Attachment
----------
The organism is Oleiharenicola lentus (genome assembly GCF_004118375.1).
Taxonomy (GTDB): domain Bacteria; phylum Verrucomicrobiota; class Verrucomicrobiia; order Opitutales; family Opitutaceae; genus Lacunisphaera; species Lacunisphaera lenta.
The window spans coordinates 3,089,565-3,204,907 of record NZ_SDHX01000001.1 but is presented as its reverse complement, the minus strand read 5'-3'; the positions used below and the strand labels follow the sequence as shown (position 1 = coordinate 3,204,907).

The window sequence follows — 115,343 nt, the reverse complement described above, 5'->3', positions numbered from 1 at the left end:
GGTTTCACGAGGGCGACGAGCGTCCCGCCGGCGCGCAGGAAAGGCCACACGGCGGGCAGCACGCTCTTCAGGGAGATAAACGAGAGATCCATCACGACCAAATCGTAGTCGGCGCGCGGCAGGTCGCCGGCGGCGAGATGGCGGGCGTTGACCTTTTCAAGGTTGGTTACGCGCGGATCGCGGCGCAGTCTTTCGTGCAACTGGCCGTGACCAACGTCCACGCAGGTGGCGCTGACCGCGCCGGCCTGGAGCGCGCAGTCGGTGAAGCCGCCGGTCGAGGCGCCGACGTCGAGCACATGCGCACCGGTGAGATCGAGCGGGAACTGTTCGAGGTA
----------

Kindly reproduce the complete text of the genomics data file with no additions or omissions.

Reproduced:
The organism is Oleiharenicola lentus (genome assembly GCF_004118375.1).
Taxonomy (GTDB): domain Bacteria; phylum Verrucomicrobiota; class Verrucomicrobiia; order Opitutales; family Opitutaceae; genus Lacunisphaera; species Lacunisphaera lenta.
The window spans coordinates 3,089,565-3,204,907 of record NZ_SDHX01000001.1 but is presented as its reverse complement, the minus strand read 5'-3'; the positions used below and the strand labels follow the sequence as shown (position 1 = coordinate 3,204,907).

The window sequence follows — 115,343 nt, the reverse complement described above, 5'->3', positions numbered from 1 at the left end:
GGTTTCACGAGGGCGACGAGCGTCCCGCCGGCGCGCAGGAAAGGCCACACGGCGGGCAGCACGCTCTTCAGGGAGATAAACGAGAGATCCATCACGACCAAATCGTAGTCGGCGCGCGGCAGGTCGCCGGCGGCGAGATGGCGGGCGTTGACCTTTTCAAGGTTGGTTACGCGCGGATCGCGGCGCAGTCTTTCGTGCAACTGGCCGTGACCAACGTCCACGCAGGTGGCGCTGACCGCGCCGGCCTGGAGCGCGCAGTCGGTGAAGCCGCCGGTCGAGGCGCCGACGTCGAGCACATGCGCACCGGTGAGATCGAGCGGGAACTGTTCGAGGTA